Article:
Birthmarked (#1 in the trilogy) by Caragh M. O’Brien
Release Date: March 30, 2010
Target Audience: Young Adult
How I found out about it: Recommended to me by my friend Sherry.
Format: Hardcover borrowed from the library
Summary: Gaia is a 16-year-old midwife who must advance three newborn babies to the Enclave within 90 minutes of their birth each month. While she’s out delivering her first baby without the help of her mother, her parents are taken to prison by the Enclave. Gaia doesn’t know why her mother leaves her behind with a list, but she knows she has to break into the Enclave to save them.
Huge dystopia fan right here. Maybe you’ve noticed that already. It’s true. When a friend told me she was reading this book, I wanted to read it with her and luckily my library had it! O’Brien begins Birthmarked so differently than most of the dystopias I’ve read. Immediately I was introduced to Gaia during her first solo delivery as midwife – the story began in the middle of all the action. Most of the time, I’m a bit frustrated with other books because there’s so much to learn about the future society that it takes a while to get to the heart of the story. It was a nice change to read something that began so purposefully. We learn about the inner-workings of the world through actions instead of tons of backstory.
Gaia’s parents are taken to prison while she’s out delivering the baby. Old Meg delivers the news of their abduction to Gaia, and she passes along something her mother wants destroyed. When Gaia returns to her house, she finds Sergeant Grey waiting for her. She has to answer relentless questions about her parents and he begins questioning her about a list. Gaia, at the time, hadn’t yet checked out what Old Meg had given her, but she knew she had to protect it. And she somehow has to get to her parents inside the Enclave.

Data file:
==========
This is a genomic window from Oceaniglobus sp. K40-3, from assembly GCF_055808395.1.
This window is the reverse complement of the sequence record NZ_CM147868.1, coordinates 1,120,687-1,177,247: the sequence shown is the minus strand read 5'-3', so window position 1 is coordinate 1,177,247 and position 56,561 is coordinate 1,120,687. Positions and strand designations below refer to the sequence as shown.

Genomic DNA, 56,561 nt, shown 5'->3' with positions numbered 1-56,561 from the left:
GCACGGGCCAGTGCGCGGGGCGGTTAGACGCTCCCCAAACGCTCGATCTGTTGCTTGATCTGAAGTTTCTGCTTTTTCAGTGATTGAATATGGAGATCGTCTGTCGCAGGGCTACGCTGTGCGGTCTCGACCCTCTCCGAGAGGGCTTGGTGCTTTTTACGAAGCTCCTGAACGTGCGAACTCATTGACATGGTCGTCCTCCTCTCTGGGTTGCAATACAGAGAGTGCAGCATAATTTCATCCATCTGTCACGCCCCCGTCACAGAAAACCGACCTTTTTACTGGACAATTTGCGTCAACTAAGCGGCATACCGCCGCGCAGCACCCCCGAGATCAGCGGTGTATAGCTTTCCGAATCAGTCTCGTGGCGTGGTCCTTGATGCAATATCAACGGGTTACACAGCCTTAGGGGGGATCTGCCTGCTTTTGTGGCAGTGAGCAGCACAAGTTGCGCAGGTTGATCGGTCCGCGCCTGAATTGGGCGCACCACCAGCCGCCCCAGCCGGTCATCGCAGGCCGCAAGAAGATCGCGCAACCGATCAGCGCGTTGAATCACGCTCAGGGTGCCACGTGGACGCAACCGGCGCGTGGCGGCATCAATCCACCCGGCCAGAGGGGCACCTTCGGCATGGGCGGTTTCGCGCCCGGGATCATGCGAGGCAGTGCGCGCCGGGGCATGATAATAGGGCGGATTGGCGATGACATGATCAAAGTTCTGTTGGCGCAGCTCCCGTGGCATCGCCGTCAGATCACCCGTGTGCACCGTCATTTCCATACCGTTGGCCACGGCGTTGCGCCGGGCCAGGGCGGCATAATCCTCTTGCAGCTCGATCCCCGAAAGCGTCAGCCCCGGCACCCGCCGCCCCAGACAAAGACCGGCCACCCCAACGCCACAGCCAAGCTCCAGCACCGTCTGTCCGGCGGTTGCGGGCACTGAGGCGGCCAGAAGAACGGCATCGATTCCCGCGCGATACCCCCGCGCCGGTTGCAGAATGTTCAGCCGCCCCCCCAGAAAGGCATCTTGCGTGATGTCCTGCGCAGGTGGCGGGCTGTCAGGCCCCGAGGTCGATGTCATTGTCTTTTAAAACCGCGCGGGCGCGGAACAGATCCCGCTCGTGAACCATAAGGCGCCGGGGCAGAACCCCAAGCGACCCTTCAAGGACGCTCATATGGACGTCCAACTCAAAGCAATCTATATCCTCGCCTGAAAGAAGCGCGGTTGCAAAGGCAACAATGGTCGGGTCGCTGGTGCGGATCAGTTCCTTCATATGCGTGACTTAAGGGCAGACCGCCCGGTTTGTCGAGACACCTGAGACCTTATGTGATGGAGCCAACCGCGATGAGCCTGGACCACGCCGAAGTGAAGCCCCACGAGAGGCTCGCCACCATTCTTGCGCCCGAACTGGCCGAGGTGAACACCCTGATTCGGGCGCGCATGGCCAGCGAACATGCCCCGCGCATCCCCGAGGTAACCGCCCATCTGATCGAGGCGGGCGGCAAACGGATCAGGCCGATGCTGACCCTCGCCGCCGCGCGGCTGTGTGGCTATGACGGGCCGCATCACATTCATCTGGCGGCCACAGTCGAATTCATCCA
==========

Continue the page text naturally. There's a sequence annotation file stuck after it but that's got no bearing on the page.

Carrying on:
Many of the young adult books I read are written in first person; this was written in third person and it took me a little while to adjust. The book was also pretty description heavy in the beginning as Gaia had no one she could talk to because they might lock her up in prison if they think she, too, is a traitor. O’Brien did a great job with the dialogue so as the story progressed, I only liked the book even more.
I can’t really tell you about why her parents were locked up because that is what so much of book one of this trilogy is about. The whole concept was brilliant though and O’Brien took me on an emotional roller coaster. I felt sorrowful, distrusting, anxious, and hopeful. While it does take time to understand the meaning of the list, it’s totally worth the wait. I never thought I would think so much about genetics, DNA, and adoption in one book. I also didn’t realize I’d be so intrigued by a certain Sergent Grey…
When the book ended, I had so many remaining questions and hoped that Gaia would reunite with some people that we didn’t see come full circle in the story. I am so excited that the sequel, Prized, was released on November 8th. Must. Read. Soon!